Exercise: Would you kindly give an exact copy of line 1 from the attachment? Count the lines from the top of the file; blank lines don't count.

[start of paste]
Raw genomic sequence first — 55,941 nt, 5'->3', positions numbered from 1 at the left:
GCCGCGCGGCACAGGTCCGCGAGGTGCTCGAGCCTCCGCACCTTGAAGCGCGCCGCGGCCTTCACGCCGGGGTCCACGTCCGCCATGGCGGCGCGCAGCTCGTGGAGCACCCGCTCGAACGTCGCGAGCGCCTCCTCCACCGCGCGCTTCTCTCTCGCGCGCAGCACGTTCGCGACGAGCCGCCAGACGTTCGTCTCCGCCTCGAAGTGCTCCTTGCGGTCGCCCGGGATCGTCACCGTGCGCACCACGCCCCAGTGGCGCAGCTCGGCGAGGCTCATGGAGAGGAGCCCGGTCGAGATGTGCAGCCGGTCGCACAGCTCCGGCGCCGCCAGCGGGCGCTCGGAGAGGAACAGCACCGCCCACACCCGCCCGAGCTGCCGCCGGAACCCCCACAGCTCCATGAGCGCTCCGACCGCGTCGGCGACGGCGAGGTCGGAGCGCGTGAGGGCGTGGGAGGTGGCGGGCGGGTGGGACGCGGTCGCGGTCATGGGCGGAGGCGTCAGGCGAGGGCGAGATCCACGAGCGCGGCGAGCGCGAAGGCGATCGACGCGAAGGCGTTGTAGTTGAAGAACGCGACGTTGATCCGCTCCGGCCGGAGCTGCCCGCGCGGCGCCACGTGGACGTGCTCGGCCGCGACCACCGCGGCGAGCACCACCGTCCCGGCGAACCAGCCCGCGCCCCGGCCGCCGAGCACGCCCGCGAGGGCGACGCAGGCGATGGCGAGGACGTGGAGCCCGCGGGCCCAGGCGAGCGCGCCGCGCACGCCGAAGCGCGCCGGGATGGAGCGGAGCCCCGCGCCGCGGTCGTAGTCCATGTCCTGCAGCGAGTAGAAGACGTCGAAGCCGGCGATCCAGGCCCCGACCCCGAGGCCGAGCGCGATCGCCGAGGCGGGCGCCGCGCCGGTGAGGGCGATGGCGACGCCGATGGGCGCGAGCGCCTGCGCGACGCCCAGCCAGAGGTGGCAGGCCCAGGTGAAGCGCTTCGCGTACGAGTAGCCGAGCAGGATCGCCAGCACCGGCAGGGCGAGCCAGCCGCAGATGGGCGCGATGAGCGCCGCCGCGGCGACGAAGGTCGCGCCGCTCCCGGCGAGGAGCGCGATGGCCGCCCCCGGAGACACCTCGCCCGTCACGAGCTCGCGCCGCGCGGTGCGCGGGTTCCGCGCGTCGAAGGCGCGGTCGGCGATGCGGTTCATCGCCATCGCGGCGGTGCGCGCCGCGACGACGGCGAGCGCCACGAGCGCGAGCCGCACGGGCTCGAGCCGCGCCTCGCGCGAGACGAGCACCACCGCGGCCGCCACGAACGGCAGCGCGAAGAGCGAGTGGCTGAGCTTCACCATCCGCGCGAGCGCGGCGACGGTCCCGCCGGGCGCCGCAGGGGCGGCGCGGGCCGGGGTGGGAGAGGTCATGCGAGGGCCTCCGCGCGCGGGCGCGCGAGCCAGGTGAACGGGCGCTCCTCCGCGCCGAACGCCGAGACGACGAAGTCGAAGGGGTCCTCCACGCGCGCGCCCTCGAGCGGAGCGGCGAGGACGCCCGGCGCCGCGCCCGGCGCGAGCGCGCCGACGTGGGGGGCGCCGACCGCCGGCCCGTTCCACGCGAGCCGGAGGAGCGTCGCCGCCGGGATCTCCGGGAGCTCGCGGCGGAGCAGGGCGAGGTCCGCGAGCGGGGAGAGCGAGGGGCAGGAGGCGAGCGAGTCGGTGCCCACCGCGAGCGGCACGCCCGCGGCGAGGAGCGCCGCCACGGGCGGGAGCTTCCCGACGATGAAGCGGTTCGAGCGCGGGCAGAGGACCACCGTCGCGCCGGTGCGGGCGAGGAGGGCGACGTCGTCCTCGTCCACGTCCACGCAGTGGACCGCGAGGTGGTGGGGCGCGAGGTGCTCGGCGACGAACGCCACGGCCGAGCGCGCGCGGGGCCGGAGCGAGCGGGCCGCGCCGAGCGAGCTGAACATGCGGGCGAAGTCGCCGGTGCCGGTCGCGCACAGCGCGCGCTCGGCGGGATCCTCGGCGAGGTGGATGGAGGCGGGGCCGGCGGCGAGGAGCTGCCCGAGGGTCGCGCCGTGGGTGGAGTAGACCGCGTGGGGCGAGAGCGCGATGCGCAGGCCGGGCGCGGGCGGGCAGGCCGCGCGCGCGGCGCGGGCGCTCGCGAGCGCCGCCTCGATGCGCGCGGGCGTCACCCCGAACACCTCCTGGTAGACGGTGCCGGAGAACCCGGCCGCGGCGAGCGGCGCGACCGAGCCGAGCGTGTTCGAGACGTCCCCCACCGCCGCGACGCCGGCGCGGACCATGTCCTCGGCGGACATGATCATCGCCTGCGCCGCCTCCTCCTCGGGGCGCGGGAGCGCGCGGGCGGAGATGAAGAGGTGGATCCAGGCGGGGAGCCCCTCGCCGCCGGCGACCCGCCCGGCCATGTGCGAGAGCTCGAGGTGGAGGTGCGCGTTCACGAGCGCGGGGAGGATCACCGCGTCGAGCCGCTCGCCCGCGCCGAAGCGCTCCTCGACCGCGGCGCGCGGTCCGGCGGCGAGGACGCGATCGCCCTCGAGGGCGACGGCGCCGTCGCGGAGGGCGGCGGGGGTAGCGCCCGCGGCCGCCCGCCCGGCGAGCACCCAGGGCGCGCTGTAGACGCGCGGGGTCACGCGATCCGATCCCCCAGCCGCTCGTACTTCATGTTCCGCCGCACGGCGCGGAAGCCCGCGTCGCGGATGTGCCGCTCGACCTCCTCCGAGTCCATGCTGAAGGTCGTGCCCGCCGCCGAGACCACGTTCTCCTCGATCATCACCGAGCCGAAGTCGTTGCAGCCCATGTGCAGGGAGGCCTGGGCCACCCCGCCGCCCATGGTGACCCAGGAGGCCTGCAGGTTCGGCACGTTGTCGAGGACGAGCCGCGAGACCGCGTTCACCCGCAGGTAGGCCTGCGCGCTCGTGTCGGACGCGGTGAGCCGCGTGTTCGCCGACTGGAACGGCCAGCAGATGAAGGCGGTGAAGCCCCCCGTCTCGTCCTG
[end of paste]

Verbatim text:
Raw genomic sequence first — 55,941 nt, 5'->3', positions numbered from 1 at the left: